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A Special December 7, 1991 Broadcast On The 50th Anniversary Of The Japanese Attack On Pearl Harbor That Critically Examines The Grooming Of The 124th Emperor Of Japan Hirohito ("Abundant Benevolence), Now Referred To Primarily By His Posthumous Name Emperor Showa ("Enlightened Peace/Harmony"), During His Formative Years, His Culpability For Japan's Imperial Expansion Into Manchuria, China And French Indochina, His Involvement In Starting The Asia Pacific War With The United States And The United Kingdom, His Escape From Prosecution After The War, And His Public Relations Transformation From Remote God Emperor To Personable Parliamentary Monarch Orchestrated By The Allied Powers, A Presentation Followed By A Panel Discussion Moderated By American Broadcast Journalist Robert Krulwich With The Program's British Writer And Presenter Edward Behr, Columbia University's American Professor Of Japanese History Carol Gluck, And University Of Chicago's Japanese Professor Of History Akira Iriye, All Presented In The Highest DVD Quality MPG Video Format Of 9.1 MBPS As An MP4 Video Download Or Archival Quality All Regions Format DVD! (Color, 1988, 1989 And 1991, 1 Hour 28 Minutes.)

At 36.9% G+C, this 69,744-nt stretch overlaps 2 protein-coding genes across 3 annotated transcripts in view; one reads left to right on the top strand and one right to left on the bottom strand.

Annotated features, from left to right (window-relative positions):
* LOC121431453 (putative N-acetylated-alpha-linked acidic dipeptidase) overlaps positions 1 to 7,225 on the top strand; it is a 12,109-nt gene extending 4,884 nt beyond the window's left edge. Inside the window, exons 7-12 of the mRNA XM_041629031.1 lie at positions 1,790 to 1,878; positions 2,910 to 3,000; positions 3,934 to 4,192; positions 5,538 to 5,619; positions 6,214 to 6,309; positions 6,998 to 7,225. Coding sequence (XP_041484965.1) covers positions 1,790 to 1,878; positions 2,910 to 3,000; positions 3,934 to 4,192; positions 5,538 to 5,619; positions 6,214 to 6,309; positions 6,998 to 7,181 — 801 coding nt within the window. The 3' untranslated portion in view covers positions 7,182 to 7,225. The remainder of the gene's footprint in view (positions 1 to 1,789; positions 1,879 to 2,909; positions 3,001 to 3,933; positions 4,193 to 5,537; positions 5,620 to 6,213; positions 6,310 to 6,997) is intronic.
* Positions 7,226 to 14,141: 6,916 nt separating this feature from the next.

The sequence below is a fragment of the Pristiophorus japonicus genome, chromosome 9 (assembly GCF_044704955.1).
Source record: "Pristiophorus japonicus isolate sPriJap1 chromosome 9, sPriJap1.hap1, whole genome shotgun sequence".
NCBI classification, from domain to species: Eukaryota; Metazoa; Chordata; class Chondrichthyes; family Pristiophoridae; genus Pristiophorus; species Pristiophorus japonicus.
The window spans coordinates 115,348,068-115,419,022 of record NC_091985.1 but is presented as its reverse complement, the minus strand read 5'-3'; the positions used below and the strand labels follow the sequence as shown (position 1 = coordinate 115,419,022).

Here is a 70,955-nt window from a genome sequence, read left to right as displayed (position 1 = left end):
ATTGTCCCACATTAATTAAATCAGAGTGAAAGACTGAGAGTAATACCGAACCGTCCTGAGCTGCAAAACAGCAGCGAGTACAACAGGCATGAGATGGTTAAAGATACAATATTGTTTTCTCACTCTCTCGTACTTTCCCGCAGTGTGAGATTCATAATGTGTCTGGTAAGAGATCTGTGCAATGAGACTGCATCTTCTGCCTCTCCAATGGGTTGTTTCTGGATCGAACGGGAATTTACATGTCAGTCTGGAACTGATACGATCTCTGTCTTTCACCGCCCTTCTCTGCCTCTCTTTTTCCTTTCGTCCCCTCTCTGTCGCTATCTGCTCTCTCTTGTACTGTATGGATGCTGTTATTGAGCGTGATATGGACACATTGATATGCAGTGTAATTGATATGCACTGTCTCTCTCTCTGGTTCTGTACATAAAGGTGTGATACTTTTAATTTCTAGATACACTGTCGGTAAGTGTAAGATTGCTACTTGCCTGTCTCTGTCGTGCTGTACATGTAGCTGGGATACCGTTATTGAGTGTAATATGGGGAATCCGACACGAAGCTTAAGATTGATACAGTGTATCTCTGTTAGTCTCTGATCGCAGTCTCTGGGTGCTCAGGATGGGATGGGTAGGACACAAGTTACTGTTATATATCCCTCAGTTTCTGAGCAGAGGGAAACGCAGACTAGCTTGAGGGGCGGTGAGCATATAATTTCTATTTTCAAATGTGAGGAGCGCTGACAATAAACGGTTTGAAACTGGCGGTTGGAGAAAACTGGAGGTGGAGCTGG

Hirohito, 124th Emperor of Japan according to the traditional order of succession, reigning from December 25, 1926, until his death January 7, 1989, was born Michinomiya Hirohito at Togu Palace, Aoyama, Minato, Tokyo, Empire of Japan on April 29, 1901. Hirohito was succeeded by his eldest son, Akihito. In Japan, he is now referred to primarily by his posthumous name, Emperor Showa. The word Showa is the name of the era that corresponded with the Emperor's reign, and was made the Emperor's own name upon his death. The name Hirohito means "abundant benevolence". At the start of his reign, Japan was already one of the great powers - the ninth-largest economy in the world, the third-largest naval power, and one of the four permanent members of the council of the League of Nations. He was the head of state under the Constitution of the Empire of Japan during Japan's imperial expansion, militarization, and involvement in World War II, while the country was led by militarist Prime Minister Hideki Tojo. Following the dropping of two atomic bombs by the U.S., he made a radio address urging his people to stop fighting. After Japan's surrender, he remained as the symbolic head of state in Japan' new parliamentary government, and he was not prosecuted for war crimes as many other leading government figures were, and his degree of involvement in wartime decisions remains controversial. In 1946, he renounced his divinity and then pursued his interest in marine biology, becoming a recognized authority in the subject. During the post-war period, he became the symbol of the new state under the post-war constitution and Japan's recovery, and by the end of his reign, Japan had emerged as the world's second largest economy.